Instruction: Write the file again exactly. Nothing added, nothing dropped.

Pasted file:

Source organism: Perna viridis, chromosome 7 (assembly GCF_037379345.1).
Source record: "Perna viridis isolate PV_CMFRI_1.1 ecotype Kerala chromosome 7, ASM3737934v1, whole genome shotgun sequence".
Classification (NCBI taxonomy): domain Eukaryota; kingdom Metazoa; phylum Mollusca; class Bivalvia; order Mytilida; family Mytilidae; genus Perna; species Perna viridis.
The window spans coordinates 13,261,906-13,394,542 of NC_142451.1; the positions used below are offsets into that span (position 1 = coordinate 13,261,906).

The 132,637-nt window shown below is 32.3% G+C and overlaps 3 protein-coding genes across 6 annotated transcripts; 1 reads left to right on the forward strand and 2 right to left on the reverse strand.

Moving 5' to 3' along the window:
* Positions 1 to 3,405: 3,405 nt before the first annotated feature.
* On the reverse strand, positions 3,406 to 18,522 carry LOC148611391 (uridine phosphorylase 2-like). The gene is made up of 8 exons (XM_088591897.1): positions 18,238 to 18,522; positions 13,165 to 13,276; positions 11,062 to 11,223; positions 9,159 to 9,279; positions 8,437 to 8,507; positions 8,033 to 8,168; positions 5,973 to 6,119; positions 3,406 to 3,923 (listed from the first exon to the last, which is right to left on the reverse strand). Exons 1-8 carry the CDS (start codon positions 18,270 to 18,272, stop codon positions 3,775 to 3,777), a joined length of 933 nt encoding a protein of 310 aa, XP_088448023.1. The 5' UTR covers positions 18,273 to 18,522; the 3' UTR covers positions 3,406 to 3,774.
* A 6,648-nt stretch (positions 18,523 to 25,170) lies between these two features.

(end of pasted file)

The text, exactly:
Source organism: Perna viridis, chromosome 7 (assembly GCF_037379345.1).
Source record: "Perna viridis isolate PV_CMFRI_1.1 ecotype Kerala chromosome 7, ASM3737934v1, whole genome shotgun sequence".
Classification (NCBI taxonomy): domain Eukaryota; kingdom Metazoa; phylum Mollusca; class Bivalvia; order Mytilida; family Mytilidae; genus Perna; species Perna viridis.
The window spans coordinates 13,261,906-13,394,542 of NC_142451.1; the positions used below are offsets into that span (position 1 = coordinate 13,261,906).

The 132,637-nt window shown below is 32.3% G+C and overlaps 3 protein-coding genes across 6 annotated transcripts; 1 reads left to right on the forward strand and 2 right to left on the reverse strand.

Moving 5' to 3' along the window:
* Positions 1 to 3,405: 3,405 nt before the first annotated feature.
* On the reverse strand, positions 3,406 to 18,522 carry LOC148611391 (uridine phosphorylase 2-like). The gene is made up of 8 exons (XM_088591897.1): positions 18,238 to 18,522; positions 13,165 to 13,276; positions 11,062 to 11,223; positions 9,159 to 9,279; positions 8,437 to 8,507; positions 8,033 to 8,168; positions 5,973 to 6,119; positions 3,406 to 3,923 (listed from the first exon to the last, which is right to left on the reverse strand). Exons 1-8 carry the CDS (start codon positions 18,270 to 18,272, stop codon positions 3,775 to 3,777), a joined length of 933 nt encoding a protein of 310 aa, XP_088448023.1. The 5' UTR covers positions 18,273 to 18,522; the 3' UTR covers positions 3,406 to 3,774.
* A 6,648-nt stretch (positions 18,523 to 25,170) lies between these two features.